Richmond - Joseph Alexander was a typical 21-year-old who liked to hang out with his friends
"He was into cars, sports, and he loved girls," his father, also named Joseph Alexander said with a laugh.
At the same time, he was excited to take on the new role of being a father to a 2 month-old son.
Joseph's smile was contagious. His exuberance endeared him to family and friends.
"He was a real athletic, energetic and kind of life-of-the-party kind of guy. Everyone loved him," his father said.
But in April 2018, Joseph went into the Stop and Shop Market at Potrero and Carlson in Richmond/ He wasn't the kind of guy to get into trouble. But at this well-known market, trouble found him.
"He was targeted by a lone gunman who walked into the parking lot and shot him multiple times," said Richmond police Sgt. Aaron Pomeroy.
Joseph would never make it home.
"It was pretty horrific, you know, quite unexpected," his father said.
Police say Joseph may not have been killed by accident..
Pomeroy is head of investigations. He's seen crimes like this before, with few witnesses and no motive for the violence. But in this case, to him, one thing is clear.
"Mr. Alexander was targeted that night, and it was obvious that he was targeted, and nobody deserves to be gunned down in a store parking lot at 11:30 in the evening."
"Absolutely senseless. It really is," Joseph's father said.
When the elder Alexander woke up the next morning, his phone lit up with texts. At around the same time, he flipped on the TV.
"It kind of like caught me by surprise that I'm reading a text message that my son was shot and murdered, and I'm seeing it on the news at the same time," he said.
In an instant, the family was torn apart.
Loved ones, forever mourning their loss.
Now, Joseph's father has made it his mission to find his son's killer.
He's posted flyers, told people about a $10,000 reward for tips and counseled other families who have lost loved ones to violence.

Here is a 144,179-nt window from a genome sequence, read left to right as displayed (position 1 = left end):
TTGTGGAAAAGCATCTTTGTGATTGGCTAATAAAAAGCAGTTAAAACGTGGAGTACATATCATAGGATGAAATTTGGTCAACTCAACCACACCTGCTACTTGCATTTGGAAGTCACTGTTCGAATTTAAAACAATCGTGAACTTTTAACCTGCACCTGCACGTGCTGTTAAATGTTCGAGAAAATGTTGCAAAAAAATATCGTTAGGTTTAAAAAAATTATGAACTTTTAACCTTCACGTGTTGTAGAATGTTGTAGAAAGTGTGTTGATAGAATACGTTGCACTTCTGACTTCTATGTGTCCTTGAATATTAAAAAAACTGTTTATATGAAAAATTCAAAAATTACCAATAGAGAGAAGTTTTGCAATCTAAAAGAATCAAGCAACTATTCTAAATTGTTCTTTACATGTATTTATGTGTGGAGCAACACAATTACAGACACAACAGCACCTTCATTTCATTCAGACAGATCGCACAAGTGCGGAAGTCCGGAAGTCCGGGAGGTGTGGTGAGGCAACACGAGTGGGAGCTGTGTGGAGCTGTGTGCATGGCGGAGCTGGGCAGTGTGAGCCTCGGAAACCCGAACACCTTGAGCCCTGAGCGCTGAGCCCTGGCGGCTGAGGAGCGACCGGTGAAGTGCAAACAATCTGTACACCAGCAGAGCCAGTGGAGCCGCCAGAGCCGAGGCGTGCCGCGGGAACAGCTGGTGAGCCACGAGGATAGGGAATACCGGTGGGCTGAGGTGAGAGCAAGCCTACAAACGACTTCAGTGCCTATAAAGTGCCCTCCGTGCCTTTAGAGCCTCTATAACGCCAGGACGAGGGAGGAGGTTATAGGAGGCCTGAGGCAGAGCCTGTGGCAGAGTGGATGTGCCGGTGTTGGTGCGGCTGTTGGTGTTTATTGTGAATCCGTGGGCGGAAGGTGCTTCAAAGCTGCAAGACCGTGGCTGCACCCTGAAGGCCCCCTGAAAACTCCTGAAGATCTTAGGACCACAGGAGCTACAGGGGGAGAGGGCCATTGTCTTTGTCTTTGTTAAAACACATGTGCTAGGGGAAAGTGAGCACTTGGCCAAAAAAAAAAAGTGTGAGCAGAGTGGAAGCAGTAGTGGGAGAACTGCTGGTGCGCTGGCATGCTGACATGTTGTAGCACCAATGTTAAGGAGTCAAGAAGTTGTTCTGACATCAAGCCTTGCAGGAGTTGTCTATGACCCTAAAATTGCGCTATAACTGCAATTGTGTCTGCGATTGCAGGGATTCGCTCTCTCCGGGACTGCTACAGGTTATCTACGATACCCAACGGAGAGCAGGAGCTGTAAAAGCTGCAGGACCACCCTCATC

"He just had a lot of supportive people behind him, you know, just to make sure he gets justice," the elder Alexander said.
But justice, so far, has been elusive.
Richmond police do have some leads in the form of surveillance video, including an image of the suspect's SUV at Cutting and Carlson, a few blocks from the market, before the shooting.
The same SUV drives past the market right as Joseph arrives. All this was caught on this security camera right outside the store.
"We're acting under the suspicion that it was a pure coincidence that as they passed the market they happened to see the victim at the market and realized who it was," Pomeroy said.
The SUV circles the block two more times before stopping to let the gunman out.
"We have a video of our suspect getting out of the vehicle and walking towards the market from a side street," Pomeroy said
And as Joseph walked out of the market, the man opened fire. The gunman then runs back to the same suv that had dropped him off.
"I believe it was the wrong place wrong time totally innocent," said Kimeko Alexander, the victim's aunt.
The family wants answers. They say it's unfair that a little boy will never know his father. And his grandfather, will never see his pain go away.
"Have a heart," Kimeko Alexander said. "This young man had a son, he had a family and we miss him so much every day."
They say they know people may be reluctant to come forward.
"Put yourself in my shoes. Regardless of all the street laws or the politics of the street, you know, this was a wrongful act and whoever's responsible should pay for it," Joseph Alexander said.